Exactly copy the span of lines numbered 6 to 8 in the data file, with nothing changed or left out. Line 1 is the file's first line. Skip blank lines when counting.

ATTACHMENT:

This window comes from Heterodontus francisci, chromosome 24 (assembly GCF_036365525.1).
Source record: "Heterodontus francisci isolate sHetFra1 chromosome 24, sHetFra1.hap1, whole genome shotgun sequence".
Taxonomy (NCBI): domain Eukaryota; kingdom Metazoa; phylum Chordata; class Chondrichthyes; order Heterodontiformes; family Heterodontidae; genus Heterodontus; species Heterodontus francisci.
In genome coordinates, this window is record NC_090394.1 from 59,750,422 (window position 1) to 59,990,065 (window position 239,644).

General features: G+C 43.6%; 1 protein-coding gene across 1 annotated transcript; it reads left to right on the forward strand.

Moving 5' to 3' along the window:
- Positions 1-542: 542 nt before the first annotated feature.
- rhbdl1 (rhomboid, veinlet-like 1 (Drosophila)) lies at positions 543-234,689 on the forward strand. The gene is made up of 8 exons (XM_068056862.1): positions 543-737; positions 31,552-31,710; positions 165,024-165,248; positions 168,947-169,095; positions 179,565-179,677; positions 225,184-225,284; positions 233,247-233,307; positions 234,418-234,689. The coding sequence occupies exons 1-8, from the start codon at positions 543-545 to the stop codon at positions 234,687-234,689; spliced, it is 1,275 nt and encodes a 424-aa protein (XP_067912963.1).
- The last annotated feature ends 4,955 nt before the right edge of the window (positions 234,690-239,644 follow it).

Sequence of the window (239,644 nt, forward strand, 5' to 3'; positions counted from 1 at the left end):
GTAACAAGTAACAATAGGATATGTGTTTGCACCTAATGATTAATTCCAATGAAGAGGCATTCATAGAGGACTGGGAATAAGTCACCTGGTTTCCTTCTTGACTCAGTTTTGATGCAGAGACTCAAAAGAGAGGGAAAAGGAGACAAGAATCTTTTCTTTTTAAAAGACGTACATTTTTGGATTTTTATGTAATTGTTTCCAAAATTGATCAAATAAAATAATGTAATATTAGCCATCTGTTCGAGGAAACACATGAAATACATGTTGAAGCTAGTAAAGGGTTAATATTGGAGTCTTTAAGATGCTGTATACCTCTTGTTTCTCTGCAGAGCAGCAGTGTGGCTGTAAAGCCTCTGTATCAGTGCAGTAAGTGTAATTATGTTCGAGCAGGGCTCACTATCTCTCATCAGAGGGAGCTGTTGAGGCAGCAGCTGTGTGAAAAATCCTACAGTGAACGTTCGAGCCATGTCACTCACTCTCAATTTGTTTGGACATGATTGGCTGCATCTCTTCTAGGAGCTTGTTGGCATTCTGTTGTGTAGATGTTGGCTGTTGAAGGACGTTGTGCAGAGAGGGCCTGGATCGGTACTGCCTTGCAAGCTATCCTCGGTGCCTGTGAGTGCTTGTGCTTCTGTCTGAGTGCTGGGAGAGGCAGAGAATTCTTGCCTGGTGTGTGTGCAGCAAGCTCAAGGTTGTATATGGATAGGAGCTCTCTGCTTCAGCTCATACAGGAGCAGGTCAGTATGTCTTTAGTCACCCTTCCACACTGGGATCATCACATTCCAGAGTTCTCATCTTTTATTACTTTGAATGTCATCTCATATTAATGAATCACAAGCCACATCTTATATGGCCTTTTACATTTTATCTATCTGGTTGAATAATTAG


Moving 5' to 3' along the window:
- Positions 1-542: 542 nt before the first annotated feature.
- rhbdl1 (rhomboid, veinlet-like 1 (Drosophila)) lies at positions 543-234,689 on the forward strand. The gene is made up of 8 exons (XM_068056862.1): positions 543-737; positions 31,552-31,710; positions 165,024-165,248; positions 168,947-169,095; positions 179,565-179,677; positions 225,184-225,284; positions 233,247-233,307; positions 234,418-234,689. The coding sequence occupies exons 1-8, from the start codon at positions 543-545 to the stop codon at positions 234,687-234,689; spliced, it is 1,275 nt and encodes a 424-aa protein (XP_067912963.1).